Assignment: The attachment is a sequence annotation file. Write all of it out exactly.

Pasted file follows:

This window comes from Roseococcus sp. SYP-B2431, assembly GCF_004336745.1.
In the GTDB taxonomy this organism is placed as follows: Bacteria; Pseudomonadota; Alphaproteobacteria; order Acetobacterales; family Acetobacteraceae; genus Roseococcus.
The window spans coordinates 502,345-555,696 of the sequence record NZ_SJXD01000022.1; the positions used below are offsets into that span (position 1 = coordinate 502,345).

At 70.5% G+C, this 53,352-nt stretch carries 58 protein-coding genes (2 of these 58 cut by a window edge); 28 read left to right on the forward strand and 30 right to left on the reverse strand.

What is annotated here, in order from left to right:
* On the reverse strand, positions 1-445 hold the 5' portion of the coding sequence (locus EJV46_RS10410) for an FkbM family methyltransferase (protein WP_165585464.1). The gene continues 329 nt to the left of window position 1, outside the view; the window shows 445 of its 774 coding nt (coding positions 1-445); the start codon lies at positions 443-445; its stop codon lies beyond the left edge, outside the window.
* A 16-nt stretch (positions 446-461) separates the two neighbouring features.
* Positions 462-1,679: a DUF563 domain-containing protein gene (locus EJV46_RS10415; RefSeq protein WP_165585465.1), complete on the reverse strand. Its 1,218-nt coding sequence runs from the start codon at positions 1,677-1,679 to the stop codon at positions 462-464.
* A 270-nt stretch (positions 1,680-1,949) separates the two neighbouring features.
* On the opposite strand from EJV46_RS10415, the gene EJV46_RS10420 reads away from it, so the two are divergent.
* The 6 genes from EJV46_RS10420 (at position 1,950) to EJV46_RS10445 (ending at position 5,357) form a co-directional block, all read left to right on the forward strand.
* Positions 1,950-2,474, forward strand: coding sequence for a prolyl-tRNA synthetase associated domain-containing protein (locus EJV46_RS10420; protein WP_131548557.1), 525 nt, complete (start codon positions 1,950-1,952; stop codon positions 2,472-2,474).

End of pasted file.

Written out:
This window comes from Roseococcus sp. SYP-B2431, assembly GCF_004336745.1.
In the GTDB taxonomy this organism is placed as follows: Bacteria; Pseudomonadota; Alphaproteobacteria; order Acetobacterales; family Acetobacteraceae; genus Roseococcus.
The window spans coordinates 502,345-555,696 of the sequence record NZ_SJXD01000022.1; the positions used below are offsets into that span (position 1 = coordinate 502,345).

At 70.5% G+C, this 53,352-nt stretch carries 58 protein-coding genes (2 of these 58 cut by a window edge); 28 read left to right on the forward strand and 30 right to left on the reverse strand.

What is annotated here, in order from left to right:
* On the reverse strand, positions 1-445 hold the 5' portion of the coding sequence (locus EJV46_RS10410) for an FkbM family methyltransferase (protein WP_165585464.1). The gene continues 329 nt to the left of window position 1, outside the view; the window shows 445 of its 774 coding nt (coding positions 1-445); the start codon lies at positions 443-445; its stop codon lies beyond the left edge, outside the window.
* A 16-nt stretch (positions 446-461) separates the two neighbouring features.
* Positions 462-1,679: a DUF563 domain-containing protein gene (locus EJV46_RS10415; RefSeq protein WP_165585465.1), complete on the reverse strand. Its 1,218-nt coding sequence runs from the start codon at positions 1,677-1,679 to the stop codon at positions 462-464.
* A 270-nt stretch (positions 1,680-1,949) separates the two neighbouring features.
* On the opposite strand from EJV46_RS10415, the gene EJV46_RS10420 reads away from it, so the two are divergent.
* The 6 genes from EJV46_RS10420 (at position 1,950) to EJV46_RS10445 (ending at position 5,357) form a co-directional block, all read left to right on the forward strand.
* Positions 1,950-2,474, forward strand: coding sequence for a prolyl-tRNA synthetase associated domain-containing protein (locus EJV46_RS10420; protein WP_131548557.1), 525 nt, complete (start codon positions 1,950-1,952; stop codon positions 2,472-2,474).